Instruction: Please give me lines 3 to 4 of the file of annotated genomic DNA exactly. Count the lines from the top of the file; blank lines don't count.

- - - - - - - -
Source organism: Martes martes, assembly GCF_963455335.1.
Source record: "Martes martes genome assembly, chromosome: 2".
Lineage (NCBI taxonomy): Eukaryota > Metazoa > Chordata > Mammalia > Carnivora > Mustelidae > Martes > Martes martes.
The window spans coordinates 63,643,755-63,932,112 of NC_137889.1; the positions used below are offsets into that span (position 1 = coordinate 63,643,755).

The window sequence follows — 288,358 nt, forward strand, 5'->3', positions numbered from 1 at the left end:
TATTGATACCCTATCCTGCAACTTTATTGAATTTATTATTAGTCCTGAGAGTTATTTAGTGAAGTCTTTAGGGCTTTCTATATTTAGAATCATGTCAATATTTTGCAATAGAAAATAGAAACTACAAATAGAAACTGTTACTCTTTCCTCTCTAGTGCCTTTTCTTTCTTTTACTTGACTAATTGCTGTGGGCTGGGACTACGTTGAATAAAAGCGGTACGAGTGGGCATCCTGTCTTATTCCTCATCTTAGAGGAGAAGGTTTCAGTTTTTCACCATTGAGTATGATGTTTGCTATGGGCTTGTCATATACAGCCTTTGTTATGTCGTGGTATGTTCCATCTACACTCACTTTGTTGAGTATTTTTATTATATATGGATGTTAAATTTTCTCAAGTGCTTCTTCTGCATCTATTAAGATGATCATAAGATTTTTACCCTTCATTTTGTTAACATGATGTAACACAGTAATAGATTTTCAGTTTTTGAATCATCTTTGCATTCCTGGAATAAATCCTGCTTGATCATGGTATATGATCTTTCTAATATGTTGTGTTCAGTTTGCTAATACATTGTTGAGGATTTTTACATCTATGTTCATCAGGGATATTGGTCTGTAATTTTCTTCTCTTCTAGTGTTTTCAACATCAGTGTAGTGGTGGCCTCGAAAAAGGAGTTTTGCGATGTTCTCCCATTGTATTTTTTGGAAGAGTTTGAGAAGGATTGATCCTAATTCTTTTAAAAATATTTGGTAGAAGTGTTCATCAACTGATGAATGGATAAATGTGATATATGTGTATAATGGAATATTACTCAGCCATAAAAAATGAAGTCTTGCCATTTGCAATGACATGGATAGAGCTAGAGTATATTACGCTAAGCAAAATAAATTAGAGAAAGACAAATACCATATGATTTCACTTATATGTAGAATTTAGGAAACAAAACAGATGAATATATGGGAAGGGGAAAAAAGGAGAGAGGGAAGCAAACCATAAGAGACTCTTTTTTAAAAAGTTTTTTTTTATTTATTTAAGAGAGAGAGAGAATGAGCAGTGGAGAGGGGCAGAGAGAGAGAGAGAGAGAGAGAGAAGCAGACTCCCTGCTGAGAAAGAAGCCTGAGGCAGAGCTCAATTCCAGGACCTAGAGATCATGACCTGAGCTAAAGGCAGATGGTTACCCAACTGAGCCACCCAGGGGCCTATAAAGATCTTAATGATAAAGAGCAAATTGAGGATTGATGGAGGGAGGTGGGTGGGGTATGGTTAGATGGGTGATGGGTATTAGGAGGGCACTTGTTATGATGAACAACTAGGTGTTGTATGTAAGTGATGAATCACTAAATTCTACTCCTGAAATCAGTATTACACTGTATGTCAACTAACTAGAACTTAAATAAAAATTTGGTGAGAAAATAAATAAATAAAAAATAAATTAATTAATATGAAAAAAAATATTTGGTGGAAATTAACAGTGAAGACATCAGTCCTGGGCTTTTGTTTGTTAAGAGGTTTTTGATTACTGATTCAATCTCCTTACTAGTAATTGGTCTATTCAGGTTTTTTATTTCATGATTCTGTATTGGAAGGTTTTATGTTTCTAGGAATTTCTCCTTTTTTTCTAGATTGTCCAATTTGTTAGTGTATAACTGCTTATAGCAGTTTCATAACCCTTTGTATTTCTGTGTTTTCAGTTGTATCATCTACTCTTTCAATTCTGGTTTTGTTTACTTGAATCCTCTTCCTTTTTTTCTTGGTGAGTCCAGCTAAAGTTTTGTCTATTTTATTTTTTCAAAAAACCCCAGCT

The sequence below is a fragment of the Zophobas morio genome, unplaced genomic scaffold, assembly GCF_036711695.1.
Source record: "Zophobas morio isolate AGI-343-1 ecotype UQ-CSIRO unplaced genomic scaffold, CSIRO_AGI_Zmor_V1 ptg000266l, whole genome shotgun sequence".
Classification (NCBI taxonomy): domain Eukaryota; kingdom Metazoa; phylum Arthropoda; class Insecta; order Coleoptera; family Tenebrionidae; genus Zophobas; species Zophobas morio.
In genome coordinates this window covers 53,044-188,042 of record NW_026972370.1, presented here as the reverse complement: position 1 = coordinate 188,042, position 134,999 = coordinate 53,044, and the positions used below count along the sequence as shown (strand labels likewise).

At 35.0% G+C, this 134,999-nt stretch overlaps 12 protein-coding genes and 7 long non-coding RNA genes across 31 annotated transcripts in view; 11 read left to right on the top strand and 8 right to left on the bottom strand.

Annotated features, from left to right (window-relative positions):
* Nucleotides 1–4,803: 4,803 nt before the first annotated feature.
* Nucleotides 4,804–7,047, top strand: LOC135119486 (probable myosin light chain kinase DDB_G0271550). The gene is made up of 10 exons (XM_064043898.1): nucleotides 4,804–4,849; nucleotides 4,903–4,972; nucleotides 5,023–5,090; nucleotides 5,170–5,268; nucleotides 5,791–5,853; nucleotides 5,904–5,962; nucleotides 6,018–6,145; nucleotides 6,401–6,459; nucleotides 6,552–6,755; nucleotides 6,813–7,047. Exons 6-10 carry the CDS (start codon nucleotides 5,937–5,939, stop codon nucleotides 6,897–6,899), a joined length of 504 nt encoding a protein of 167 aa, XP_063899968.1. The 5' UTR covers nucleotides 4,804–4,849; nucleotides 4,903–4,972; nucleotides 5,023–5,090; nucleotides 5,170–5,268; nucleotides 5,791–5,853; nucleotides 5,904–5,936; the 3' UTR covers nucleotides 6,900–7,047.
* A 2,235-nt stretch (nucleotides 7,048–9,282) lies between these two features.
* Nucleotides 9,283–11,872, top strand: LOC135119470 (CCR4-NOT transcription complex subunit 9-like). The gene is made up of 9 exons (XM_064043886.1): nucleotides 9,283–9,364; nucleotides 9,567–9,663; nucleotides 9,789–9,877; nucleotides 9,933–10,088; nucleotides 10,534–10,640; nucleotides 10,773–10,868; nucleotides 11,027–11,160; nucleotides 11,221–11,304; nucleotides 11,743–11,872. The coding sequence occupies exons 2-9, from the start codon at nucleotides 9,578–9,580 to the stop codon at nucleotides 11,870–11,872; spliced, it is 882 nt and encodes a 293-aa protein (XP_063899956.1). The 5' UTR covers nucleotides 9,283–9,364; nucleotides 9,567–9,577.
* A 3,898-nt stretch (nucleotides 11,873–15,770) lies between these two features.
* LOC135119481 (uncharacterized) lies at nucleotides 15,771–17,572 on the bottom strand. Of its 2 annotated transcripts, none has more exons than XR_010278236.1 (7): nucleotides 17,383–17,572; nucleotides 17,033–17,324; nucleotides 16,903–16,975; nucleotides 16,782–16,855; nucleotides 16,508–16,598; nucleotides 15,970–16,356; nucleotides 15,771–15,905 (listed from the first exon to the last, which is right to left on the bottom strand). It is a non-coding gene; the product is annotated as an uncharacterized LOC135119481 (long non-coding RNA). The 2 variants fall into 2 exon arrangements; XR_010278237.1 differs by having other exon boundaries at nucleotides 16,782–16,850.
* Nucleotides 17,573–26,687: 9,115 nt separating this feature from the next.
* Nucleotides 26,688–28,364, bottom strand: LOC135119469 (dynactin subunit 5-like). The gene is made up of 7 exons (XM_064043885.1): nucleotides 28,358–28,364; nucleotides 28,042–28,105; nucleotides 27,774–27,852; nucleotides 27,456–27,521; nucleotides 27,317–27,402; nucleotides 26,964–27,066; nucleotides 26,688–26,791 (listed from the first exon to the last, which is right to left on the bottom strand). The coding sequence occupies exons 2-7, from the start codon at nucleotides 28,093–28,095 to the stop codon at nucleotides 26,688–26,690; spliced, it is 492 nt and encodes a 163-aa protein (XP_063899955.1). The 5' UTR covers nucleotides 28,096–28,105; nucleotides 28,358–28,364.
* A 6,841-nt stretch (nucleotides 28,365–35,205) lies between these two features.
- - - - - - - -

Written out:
Lineage (NCBI taxonomy): Eukaryota > Metazoa > Chordata > Mammalia > Carnivora > Mustelidae > Martes > Martes martes.
The window spans coordinates 63,643,755-63,932,112 of NC_137889.1; the positions used below are offsets into that span (position 1 = coordinate 63,643,755).